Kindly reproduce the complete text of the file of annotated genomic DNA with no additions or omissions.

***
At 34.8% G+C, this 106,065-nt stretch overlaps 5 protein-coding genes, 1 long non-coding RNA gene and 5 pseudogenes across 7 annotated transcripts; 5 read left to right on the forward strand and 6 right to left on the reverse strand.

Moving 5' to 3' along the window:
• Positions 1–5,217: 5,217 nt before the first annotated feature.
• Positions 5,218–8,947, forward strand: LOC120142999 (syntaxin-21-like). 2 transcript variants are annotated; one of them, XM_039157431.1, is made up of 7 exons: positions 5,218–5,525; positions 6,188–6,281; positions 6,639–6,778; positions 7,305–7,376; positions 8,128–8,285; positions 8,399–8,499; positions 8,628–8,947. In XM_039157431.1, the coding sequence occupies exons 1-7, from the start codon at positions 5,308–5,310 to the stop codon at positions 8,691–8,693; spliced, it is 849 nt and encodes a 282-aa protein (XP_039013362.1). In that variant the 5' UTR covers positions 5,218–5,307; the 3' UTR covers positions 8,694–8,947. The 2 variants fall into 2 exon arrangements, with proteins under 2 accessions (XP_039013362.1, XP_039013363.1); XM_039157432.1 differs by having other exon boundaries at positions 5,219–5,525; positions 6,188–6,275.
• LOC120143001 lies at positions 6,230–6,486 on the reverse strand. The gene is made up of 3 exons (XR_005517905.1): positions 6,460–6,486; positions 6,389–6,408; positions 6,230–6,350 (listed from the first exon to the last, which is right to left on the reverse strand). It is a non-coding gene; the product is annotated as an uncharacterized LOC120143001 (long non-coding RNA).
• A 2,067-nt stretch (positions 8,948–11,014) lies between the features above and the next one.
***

At 34.8% G+C, this 106,065-nt stretch overlaps 5 protein-coding genes, 1 long non-coding RNA gene and 5 pseudogenes across 7 annotated transcripts; 5 read left to right on the forward strand and 6 right to left on the reverse strand.

Moving 5' to 3' along the window:
• Positions 1–5,217: 5,217 nt before the first annotated feature.
• Positions 5,218–8,947, forward strand: LOC120142999 (syntaxin-21-like). 2 transcript variants are annotated; one of them, XM_039157431.1, is made up of 7 exons: positions 5,218–5,525; positions 6,188–6,281; positions 6,639–6,778; positions 7,305–7,376; positions 8,128–8,285; positions 8,399–8,499; positions 8,628–8,947. In XM_039157431.1, the coding sequence occupies exons 1-7, from the start codon at positions 5,308–5,310 to the stop codon at positions 8,691–8,693; spliced, it is 849 nt and encodes a 282-aa protein (XP_039013362.1). In that variant the 5' UTR covers positions 5,218–5,307; the 3' UTR covers positions 8,694–8,947. The 2 variants fall into 2 exon arrangements, with proteins under 2 accessions (XP_039013362.1, XP_039013363.1); XM_039157432.1 differs by having other exon boundaries at positions 5,219–5,525; positions 6,188–6,275.
• LOC120143001 lies at positions 6,230–6,486 on the reverse strand. The gene is made up of 3 exons (XR_005517905.1): positions 6,460–6,486; positions 6,389–6,408; positions 6,230–6,350 (listed from the first exon to the last, which is right to left on the reverse strand). It is a non-coding gene; the product is annotated as an uncharacterized LOC120143001 (long non-coding RNA).
• A 2,067-nt stretch (positions 8,948–11,014) lies between the features above and the next one.